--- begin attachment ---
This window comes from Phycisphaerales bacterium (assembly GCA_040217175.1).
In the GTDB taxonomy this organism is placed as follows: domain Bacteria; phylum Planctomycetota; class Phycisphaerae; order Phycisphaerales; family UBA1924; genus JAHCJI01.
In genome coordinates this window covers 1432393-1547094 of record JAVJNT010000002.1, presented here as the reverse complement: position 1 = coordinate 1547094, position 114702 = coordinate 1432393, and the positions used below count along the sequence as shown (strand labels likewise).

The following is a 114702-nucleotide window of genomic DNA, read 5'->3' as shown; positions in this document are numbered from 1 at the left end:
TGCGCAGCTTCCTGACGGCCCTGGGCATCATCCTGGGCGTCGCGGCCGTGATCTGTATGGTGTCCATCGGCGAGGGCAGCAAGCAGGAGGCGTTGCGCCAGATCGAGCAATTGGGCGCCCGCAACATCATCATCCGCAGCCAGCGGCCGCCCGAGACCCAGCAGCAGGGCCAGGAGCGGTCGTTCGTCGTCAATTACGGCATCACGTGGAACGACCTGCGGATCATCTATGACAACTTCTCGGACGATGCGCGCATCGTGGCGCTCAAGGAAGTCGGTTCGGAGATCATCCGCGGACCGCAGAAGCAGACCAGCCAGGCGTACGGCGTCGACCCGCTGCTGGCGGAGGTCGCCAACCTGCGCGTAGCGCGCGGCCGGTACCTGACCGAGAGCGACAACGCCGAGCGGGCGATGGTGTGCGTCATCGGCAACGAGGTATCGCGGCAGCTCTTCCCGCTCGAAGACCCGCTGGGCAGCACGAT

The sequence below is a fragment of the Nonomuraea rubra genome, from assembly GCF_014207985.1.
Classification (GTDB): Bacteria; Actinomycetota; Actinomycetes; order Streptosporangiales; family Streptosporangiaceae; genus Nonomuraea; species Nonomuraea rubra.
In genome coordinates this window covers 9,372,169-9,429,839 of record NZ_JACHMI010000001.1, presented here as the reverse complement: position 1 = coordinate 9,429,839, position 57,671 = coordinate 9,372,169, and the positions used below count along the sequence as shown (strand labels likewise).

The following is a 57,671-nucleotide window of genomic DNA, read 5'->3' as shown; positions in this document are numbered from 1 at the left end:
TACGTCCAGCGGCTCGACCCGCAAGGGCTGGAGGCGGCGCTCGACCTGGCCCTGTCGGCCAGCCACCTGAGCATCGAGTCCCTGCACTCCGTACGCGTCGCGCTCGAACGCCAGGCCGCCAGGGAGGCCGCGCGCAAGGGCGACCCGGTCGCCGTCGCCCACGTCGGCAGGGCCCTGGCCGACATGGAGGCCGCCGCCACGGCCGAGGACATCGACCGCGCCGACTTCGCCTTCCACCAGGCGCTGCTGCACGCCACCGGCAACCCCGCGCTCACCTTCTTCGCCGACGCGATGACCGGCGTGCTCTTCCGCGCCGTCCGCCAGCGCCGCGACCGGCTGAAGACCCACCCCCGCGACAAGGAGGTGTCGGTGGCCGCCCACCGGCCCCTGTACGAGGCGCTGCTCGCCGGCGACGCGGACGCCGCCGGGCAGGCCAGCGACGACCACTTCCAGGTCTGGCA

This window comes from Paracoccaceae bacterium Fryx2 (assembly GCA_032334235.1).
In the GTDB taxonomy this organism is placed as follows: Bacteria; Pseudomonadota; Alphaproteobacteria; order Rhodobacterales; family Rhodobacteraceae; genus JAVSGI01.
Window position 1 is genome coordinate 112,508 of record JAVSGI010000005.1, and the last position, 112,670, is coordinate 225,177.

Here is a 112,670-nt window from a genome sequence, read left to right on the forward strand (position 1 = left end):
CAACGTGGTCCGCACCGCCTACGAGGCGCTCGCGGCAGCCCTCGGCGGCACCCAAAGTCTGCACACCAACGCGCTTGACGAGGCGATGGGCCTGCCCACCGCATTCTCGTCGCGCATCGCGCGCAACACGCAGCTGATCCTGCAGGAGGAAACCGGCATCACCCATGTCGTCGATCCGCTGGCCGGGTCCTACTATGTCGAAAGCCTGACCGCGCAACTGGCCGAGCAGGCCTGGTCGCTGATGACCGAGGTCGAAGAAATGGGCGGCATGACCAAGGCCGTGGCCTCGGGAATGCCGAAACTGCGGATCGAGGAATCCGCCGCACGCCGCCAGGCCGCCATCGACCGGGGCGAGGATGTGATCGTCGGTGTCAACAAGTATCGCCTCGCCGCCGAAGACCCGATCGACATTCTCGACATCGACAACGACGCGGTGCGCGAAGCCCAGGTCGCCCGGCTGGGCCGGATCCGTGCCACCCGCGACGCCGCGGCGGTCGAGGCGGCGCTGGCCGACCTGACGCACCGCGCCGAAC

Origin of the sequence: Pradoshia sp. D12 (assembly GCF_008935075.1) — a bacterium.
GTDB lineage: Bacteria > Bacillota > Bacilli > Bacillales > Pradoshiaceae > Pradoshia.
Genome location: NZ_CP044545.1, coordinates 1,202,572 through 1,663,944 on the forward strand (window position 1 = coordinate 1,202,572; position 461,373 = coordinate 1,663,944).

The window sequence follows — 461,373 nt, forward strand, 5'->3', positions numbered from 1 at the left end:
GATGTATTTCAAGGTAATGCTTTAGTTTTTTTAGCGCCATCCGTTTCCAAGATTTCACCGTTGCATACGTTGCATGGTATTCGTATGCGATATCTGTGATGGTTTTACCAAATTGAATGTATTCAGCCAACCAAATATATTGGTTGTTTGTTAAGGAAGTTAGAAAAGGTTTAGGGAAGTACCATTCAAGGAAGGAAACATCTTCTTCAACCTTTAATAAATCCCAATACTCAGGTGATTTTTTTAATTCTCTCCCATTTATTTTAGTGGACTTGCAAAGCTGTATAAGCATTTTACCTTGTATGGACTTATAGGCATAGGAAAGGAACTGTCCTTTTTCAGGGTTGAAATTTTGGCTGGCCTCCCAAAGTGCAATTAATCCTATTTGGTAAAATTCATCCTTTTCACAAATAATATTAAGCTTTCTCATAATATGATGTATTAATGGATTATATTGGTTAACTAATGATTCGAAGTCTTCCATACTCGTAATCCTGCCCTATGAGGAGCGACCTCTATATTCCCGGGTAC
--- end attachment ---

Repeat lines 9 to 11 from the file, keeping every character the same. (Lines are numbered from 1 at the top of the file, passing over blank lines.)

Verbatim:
The following is a 57,671-nucleotide window of genomic DNA, read 5'->3' as shown; positions in this document are numbered from 1 at the left end:
TACGTCCAGCGGCTCGACCCGCAAGGGCTGGAGGCGGCGCTCGACCTGGCCCTGTCGGCCAGCCACCTGAGCATCGAGTCCCTGCACTCCGTACGCGTCGCGCTCGAACGCCAGGCCGCCAGGGAGGCCGCGCGCAAGGGCGACCCGGTCGCCGTCGCCCACGTCGGCAGGGCCCTGGCCGACATGGAGGCCGCCGCCACGGCCGAGGACATCGACCGCGCCGACTTCGCCTTCCACCAGGCGCTGCTGCACGCCACCGGCAACCCCGCGCTCACCTTCTTCGCCGACGCGATGACCGGCGTGCTCTTCCGCGCCGTCCGCCAGCGCCGCGACCGGCTGAAGACCCACCCCCGCGACAAGGAGGTGTCGGTGGCCGCCCACCGGCCCCTGTACGAGGCGCTGCTCGCCGGCGACGCGGACGCCGCCGGGCAGGCCAGCGACGACCACTTCCAGGTCTGGCA

This window comes from Paracoccaceae bacterium Fryx2 (assembly GCA_032334235.1).